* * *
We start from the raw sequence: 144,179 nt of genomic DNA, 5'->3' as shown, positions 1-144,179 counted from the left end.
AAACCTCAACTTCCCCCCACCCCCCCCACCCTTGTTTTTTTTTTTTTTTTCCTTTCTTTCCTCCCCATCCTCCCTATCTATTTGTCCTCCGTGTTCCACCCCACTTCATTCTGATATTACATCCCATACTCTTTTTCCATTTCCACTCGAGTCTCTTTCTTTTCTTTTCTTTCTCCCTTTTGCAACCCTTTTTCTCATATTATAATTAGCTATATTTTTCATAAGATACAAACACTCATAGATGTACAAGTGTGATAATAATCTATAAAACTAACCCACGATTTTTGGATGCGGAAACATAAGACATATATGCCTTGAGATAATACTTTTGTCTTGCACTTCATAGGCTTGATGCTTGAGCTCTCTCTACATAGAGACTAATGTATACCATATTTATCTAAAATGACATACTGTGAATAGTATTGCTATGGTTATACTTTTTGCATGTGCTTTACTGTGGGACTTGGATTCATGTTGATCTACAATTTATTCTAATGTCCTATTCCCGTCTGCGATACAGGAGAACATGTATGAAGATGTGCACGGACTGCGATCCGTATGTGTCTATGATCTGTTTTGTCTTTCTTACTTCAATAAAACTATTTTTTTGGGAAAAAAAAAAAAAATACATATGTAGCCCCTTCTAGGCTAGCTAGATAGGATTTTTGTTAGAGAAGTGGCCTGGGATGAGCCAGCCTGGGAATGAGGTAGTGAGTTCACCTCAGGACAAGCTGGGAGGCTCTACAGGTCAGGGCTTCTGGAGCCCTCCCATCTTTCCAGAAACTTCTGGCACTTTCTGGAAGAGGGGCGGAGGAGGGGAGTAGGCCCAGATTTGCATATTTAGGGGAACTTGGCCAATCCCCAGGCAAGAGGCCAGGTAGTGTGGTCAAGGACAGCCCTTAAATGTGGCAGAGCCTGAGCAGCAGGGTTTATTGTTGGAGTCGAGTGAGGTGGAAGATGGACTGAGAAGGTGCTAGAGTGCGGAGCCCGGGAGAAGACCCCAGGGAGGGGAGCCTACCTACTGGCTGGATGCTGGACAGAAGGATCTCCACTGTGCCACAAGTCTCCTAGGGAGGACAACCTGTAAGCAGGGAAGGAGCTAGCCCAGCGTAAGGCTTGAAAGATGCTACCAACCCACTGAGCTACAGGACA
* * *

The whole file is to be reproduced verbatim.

We start from the raw sequence: 144,179 nt of genomic DNA, 5'->3' as shown, positions 1-144,179 counted from the left end.
AAACCTCAACTTCCCCCCACCCCCCCCACCCTTGTTTTTTTTTTTTTTTTCCTTTCTTTCCTCCCCATCCTCCCTATCTATTTGTCCTCCGTGTTCCACCCCACTTCATTCTGATATTACATCCCATACTCTTTTTCCATTTCCACTCGAGTCTCTTTCTTTTCTTTTCTTTCTCCCTTTTGCAACCCTTTTTCTCATATTATAATTAGCTATATTTTTCATAAGATACAAACACTCATAGATGTACAAGTGTGATAATAATCTATAAAACTAACCCACGATTTTTGGATGCGGAAACATAAGACATATATGCCTTGAGATAATACTTTTGTCTTGCACTTCATAGGCTTGATGCTTGAGCTCTCTCTACATAGAGACTAATGTATACCATATTTATCTAAAATGACATACTGTGAATAGTATTGCTATGGTTATACTTTTTGCATGTGCTTTACTGTGGGACTTGGATTCATGTTGATCTACAATTTATTCTAATGTCCTATTCCCGTCTGCGATACAGGAGAACATGTATGAAGATGTGCACGGACTGCGATCCGTATGTGTCTATGATCTGTTTTGTCTTTCTTACTTCAATAAAACTATTTTTTTGGGAAAAAAAAAAAAAATACATATGTAGCCCCTTCTAGGCTAGCTAGATAGGATTTTTGTTAGAGAAGTGGCCTGGGATGAGCCAGCCTGGGAATGAGGTAGTGAGTTCACCTCAGGACAAGCTGGGAGGCTCTACAGGTCAGGGCTTCTGGAGCCCTCCCATCTTTCCAGAAACTTCTGGCACTTTCTGGAAGAGGGGCGGAGGAGGGGAGTAGGCCCAGATTTGCATATTTAGGGGAACTTGGCCAATCCCCAGGCAAGAGGCCAGGTAGTGTGGTCAAGGACAGCCCTTAAATGTGGCAGAGCCTGAGCAGCAGGGTTTATTGTTGGAGTCGAGTGAGGTGGAAGATGGACTGAGAAGGTGCTAGAGTGCGGAGCCCGGGAGAAGACCCCAGGGAGGGGAGCCTACCTACTGGCTGGATGCTGGACAGAAGGATCTCCACTGTGCCACAAGTCTCCTAGGGAGGACAACCTGTAAGCAGGGAAGGAGCTAGCCCAGCGTAAGGCTTGAAAGATGCTACCAACCCACTGAGCTACAGGACA